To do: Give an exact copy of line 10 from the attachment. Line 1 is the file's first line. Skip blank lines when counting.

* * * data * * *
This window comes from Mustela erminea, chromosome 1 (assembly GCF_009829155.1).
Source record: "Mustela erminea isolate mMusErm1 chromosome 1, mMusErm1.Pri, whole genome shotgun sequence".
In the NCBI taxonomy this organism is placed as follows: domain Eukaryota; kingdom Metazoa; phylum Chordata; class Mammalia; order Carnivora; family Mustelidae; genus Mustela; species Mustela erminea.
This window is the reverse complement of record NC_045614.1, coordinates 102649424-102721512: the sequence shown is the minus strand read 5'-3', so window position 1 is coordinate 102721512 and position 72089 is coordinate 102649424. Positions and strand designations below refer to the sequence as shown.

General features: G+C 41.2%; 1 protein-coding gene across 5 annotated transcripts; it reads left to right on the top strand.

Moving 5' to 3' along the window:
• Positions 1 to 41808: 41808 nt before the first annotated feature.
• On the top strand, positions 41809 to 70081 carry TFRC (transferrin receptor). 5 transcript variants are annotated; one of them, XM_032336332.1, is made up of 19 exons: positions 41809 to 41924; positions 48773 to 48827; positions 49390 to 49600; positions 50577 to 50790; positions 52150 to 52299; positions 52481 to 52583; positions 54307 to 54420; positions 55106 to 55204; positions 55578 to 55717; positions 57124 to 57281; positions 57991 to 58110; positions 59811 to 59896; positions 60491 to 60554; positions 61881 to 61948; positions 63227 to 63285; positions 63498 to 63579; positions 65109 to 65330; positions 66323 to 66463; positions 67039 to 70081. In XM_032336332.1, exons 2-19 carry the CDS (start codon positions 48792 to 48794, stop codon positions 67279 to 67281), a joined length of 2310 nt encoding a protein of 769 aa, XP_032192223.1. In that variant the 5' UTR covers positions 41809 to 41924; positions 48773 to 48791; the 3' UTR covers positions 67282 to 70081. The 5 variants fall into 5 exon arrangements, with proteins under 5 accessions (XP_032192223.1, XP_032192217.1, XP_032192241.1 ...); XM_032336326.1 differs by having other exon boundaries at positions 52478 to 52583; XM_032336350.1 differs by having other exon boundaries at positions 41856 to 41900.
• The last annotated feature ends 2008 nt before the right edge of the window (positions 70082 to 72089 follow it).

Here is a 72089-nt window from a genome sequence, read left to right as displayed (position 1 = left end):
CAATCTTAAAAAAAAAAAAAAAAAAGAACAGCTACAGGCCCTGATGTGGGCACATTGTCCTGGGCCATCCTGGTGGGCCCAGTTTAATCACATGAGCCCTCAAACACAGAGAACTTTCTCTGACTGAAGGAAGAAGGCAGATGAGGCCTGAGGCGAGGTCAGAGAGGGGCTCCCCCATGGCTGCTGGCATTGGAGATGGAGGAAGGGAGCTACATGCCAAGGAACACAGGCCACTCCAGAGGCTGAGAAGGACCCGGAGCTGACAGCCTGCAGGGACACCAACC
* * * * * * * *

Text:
Here is a 72089-nt window from a genome sequence, read left to right as displayed (position 1 = left end):